Why do insurers deny long-term disability claims?
When you need long-term disability benefits, a denial can feel like the end of the world. And unfortunately, denials are all too common.
You do not need to go through it alone. A long-term disability lawyer can help. Chisholm Chisholm & Kilpatrick LTD fights for the benefits our clients deserve.
Give us a call today: 401-331-6300.
Why do insurers deny long-term disability claims?
Disability insurance companies often have a conflict of interest because if they decide that you are entitled to benefits, they also have to pay you your benefit. In many cases, every dollar the insurance company does not pay to you is a dollar the insurance company earns. This creates an incentive to deny you the benefits to which you are entitled. Many claim denials can be unreasonable depending on the circumstances. Here are some common reasons insurers give for denying a disability claim:
- “Own Occupation” vs. “Any Occupation”: Many policies will pay you benefits if you are unable to perform the material and substantial duties of your Own Occupation for the first 12 or 24 months of disability. However, after that, the definition of disability changes to Any Occupation. Insurers often terminate insureds at the end of the Own Occupation period, taking the position that they are able to work in another occupation.
- Own Occupation as performed in the national economy: Many policies provide that your Own Occupation will be defined as it is performed in the national economy. That means that if there was a duty of your job that made it particularly demanding, but other employers do not include that duty as part of that occupation, the insurance company might not consider that duty as part of your Own Occupation. Beyond job duties, insurers may use this reason to deny a claim where someone becomes disabled after experiencing abuse from a supervisor or co-worker. The insurance company may take the position that while the claimant may be disabled from working at the prior job site, the claimant could perform the same job elsewhere.
- Mistake on the application: Insurers may claim that you made a misrepresentation on your application for benefits. For example, failing to disclose pre-existing medical conditions or failing to provide accurate employment and/or income history.
- Policy exclusions: Some LTD policies will not pay benefits for certain conditions such as musculoskeletal injuries, chronic fatigue, fibromyalgia, or chronic pain.
- Policy limitations: Most policies pay benefits for a limited period of time for certain conditions. For example, most LTD policies pay a limited number of monthly benefits for disabilities caused by mental illness such as depression or anxiety. Policies also may limit the benefits payable for disability resulting from “subjective symptoms” such as pain or fatigue.
- Maximum benefit period: Insurers will terminate benefits when you reach the policy maximum benefit period. While some policies provide lifetime benefits, most policies limit the amount of benefits that are payable based on age. Depending on your age on your date of disability, many policies pay benefits to age 65 or your normal Social Security retirement age. If you are close to age 65 or retirement age on your date of disability, some policies provide a fixed maximum number of monthly benefits.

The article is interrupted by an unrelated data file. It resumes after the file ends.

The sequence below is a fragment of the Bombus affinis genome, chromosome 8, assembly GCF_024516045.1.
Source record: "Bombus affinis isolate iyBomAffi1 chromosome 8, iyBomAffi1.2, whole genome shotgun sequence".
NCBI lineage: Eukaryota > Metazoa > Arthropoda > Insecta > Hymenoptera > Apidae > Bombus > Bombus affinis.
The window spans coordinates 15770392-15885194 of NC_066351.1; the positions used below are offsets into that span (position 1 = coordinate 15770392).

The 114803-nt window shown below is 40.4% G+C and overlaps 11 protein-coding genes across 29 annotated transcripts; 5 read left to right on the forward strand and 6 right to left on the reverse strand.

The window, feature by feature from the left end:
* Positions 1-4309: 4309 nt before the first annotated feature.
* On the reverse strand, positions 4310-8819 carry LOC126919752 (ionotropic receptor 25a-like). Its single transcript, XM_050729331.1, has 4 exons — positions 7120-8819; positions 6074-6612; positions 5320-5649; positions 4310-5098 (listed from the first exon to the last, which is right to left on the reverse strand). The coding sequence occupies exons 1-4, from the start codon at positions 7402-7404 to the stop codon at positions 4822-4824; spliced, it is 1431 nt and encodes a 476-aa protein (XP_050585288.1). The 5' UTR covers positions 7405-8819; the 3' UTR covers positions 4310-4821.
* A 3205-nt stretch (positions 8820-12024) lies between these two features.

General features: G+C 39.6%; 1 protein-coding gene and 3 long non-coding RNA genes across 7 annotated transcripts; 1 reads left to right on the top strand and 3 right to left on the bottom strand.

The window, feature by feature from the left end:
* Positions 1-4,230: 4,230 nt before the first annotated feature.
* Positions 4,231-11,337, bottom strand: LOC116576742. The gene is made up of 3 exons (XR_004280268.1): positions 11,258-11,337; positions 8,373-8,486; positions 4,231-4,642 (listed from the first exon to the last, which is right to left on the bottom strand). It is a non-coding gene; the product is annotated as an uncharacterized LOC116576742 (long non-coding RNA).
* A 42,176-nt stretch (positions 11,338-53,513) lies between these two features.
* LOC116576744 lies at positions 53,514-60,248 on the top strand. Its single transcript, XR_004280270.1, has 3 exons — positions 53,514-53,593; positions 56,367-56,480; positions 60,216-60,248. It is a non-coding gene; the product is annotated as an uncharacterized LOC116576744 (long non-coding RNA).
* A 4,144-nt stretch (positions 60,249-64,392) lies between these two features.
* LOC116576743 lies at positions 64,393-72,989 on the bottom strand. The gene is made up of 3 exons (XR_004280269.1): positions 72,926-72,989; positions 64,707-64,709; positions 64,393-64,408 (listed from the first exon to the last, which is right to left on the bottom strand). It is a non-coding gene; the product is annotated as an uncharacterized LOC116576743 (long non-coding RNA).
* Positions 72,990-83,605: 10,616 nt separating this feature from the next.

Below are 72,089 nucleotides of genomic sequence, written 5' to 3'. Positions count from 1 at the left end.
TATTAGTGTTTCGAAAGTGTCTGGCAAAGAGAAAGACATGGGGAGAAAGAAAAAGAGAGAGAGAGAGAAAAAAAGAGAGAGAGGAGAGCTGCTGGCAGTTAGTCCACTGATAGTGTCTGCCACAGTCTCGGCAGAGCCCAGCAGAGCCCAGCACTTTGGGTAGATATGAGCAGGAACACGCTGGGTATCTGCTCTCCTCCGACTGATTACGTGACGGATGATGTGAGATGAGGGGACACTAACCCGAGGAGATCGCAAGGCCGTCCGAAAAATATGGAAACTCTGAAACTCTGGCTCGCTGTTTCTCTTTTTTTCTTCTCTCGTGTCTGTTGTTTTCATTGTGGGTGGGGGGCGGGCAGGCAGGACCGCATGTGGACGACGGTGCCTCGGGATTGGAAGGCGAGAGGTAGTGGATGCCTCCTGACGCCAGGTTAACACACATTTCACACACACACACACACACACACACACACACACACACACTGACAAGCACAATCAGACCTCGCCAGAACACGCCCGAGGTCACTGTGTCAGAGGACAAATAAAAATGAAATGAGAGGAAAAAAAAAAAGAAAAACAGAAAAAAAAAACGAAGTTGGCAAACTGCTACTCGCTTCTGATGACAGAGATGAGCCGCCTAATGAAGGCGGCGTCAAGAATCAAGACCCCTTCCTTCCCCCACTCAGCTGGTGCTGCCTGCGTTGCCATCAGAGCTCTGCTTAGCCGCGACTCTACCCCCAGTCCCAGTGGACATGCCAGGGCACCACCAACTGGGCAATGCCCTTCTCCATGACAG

- Late claim forms: The insurance company may deny or terminated your benefits if you or your doctor fails to provide them with claim forms or requested information on time.
- Lack of documentation: In some cases, insurers will accuse disabled employees of not providing enough “objective evidence” of their medical condition. In other cases, the insurer may allege that the claimant’s symptoms were self-reported and not corroborated by medical evidence.
- Surveillance or IME evidence: Insurers will often conduct their own testing and observations in an effort to prove that you are not truly disabled. They will then claim that the results of their Independent Medical Examination (IME) support the denial. Once they have conducted their surveillance, they will claim that you are capable of working based on the activity they observed as they watched you.
These are only a few examples of reasons insurers give for denying benefits. The attorneys at Chisholm Chisholm & Kilpatrick are experienced at dealing with these excuses. CCK carefully scrutinizes the denial against the policy, the evidence, and the law. CCK makes an appeal plan for its clients, gathers the evidence needed to rebut the insurance company’s excuse, and writes and files the appeal. CCK is ready to file a lawsuit against the insurance company in state or federal court in appropriate cases.
Schedule your free consultation today.
Do not let your insurer deprive you of the financial support you need to live. The ERISA attorneys at Chisholm Chisholm & Kilpatrick LTD understand the complexities of long-term disability cases and are able to take on the powerful insurance companies. They may be able to handle your case on a contingency basis, with no upfront cost to you. Call now for a free consultation to see if CCK can assist you: 401-331-6300.
- How Does VA Disability Back Pay Work?
- Reading The 2018-2019 VA Disability Rate Pay Charts
- Separation Pay & VA Disability Compensation
- Military Separation Pay vs. Severance Pay
- 2020 VA Disability Rate Pay Chart
- How Do You Learn More About Your Disability Insurance Coverage?
- Life Insurance Claim Denials
- What Is ERISA and How Does It Impact Your Disability Insurance Claim?
- What Are Some Practical Tips That Can Help You Deal With the Insurance Company?
- The insurance company is calling me and sending me letters, should I speak with them?
Share this Post